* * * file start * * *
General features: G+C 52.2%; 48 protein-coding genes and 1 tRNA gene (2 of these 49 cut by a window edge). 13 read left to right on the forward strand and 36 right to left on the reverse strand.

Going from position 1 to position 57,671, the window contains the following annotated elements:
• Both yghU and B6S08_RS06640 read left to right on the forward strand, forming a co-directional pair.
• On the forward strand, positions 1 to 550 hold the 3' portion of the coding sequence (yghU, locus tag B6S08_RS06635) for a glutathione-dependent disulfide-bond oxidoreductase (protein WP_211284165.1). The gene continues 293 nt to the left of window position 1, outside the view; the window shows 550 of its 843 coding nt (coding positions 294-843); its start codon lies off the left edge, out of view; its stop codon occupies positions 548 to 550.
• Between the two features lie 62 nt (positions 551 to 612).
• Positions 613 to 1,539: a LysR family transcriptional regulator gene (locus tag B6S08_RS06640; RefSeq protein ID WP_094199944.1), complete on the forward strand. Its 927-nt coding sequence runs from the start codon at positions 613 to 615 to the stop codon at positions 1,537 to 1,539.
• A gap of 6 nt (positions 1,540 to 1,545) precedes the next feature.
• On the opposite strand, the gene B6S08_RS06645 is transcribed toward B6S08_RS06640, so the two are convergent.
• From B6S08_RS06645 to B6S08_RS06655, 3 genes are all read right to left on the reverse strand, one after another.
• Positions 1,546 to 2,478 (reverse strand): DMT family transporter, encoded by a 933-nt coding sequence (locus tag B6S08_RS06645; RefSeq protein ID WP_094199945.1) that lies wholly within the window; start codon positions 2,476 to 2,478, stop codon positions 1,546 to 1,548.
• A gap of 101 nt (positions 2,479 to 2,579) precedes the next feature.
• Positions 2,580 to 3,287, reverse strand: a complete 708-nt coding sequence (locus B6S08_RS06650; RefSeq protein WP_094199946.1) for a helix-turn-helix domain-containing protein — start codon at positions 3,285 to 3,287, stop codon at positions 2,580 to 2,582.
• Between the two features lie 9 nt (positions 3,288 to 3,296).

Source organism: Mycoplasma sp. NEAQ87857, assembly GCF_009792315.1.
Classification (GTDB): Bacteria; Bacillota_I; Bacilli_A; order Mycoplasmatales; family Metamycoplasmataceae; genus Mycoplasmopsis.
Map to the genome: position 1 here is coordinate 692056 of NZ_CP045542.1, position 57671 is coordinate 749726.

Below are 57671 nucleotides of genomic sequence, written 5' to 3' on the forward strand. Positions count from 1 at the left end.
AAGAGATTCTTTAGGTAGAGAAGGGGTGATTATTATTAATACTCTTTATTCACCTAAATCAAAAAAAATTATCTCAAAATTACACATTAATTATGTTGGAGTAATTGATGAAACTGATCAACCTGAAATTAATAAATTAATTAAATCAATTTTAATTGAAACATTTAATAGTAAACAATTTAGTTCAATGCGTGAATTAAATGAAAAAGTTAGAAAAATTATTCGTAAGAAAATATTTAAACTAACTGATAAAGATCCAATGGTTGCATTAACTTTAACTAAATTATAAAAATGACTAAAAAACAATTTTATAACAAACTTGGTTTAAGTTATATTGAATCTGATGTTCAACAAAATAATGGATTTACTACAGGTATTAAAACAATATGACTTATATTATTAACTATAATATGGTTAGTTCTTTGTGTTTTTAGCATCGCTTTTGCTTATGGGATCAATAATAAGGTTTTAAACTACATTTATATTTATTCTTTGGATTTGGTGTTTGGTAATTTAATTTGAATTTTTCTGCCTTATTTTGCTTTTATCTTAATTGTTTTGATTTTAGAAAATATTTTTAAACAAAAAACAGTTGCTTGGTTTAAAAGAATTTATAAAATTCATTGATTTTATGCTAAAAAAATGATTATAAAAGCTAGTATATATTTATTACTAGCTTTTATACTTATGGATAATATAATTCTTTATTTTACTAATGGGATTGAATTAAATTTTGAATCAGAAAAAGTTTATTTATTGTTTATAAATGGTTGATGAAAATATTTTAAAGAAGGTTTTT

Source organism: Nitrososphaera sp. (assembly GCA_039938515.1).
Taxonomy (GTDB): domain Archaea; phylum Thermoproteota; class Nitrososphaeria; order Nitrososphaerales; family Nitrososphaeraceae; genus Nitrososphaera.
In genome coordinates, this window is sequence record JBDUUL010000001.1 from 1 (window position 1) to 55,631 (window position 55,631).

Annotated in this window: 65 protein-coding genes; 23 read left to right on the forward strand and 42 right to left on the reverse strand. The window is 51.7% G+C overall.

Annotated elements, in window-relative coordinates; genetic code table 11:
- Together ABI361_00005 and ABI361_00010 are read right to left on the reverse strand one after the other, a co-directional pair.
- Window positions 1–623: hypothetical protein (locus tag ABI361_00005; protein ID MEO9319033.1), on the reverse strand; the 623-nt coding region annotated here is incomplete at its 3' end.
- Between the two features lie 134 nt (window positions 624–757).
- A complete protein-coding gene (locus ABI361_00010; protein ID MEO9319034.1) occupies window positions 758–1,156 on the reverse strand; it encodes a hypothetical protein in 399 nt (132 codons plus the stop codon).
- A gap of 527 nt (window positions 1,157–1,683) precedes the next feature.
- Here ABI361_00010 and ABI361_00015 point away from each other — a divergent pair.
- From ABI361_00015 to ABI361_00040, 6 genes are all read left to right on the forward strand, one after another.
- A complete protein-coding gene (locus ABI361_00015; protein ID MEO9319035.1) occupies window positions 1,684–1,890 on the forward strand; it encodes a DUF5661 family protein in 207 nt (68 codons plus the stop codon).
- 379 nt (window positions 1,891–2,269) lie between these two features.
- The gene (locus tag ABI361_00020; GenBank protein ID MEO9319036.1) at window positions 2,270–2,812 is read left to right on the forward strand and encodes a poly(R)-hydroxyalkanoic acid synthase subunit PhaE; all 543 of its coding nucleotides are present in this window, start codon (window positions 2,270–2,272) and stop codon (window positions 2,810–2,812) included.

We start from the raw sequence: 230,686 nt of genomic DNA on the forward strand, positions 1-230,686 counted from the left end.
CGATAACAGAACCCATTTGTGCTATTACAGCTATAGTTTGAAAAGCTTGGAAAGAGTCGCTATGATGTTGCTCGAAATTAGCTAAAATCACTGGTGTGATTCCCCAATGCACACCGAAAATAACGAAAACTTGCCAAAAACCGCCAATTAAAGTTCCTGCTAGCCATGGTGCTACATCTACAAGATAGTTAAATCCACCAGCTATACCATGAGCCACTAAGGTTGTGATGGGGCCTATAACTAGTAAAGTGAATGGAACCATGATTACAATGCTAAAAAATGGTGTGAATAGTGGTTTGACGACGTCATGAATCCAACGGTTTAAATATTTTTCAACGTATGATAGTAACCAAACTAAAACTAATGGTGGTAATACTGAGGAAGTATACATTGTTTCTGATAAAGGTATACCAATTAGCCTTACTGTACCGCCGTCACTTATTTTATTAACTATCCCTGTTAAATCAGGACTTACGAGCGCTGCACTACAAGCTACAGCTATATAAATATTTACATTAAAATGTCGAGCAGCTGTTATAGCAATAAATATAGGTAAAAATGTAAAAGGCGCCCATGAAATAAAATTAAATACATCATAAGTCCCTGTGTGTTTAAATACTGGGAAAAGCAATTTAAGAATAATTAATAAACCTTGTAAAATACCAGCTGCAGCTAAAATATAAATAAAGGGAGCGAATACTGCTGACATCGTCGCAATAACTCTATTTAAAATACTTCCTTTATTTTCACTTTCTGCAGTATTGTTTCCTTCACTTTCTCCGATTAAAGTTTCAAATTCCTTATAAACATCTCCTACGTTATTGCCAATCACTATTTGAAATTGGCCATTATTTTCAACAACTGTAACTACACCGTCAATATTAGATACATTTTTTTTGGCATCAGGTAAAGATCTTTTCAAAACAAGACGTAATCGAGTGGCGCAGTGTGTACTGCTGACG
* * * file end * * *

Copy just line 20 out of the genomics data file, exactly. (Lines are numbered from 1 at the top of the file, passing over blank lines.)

Taxonomy (GTDB): domain Archaea; phylum Thermoproteota; class Nitrososphaeria; order Nitrososphaerales; family Nitrososphaeraceae; genus Nitrososphaera.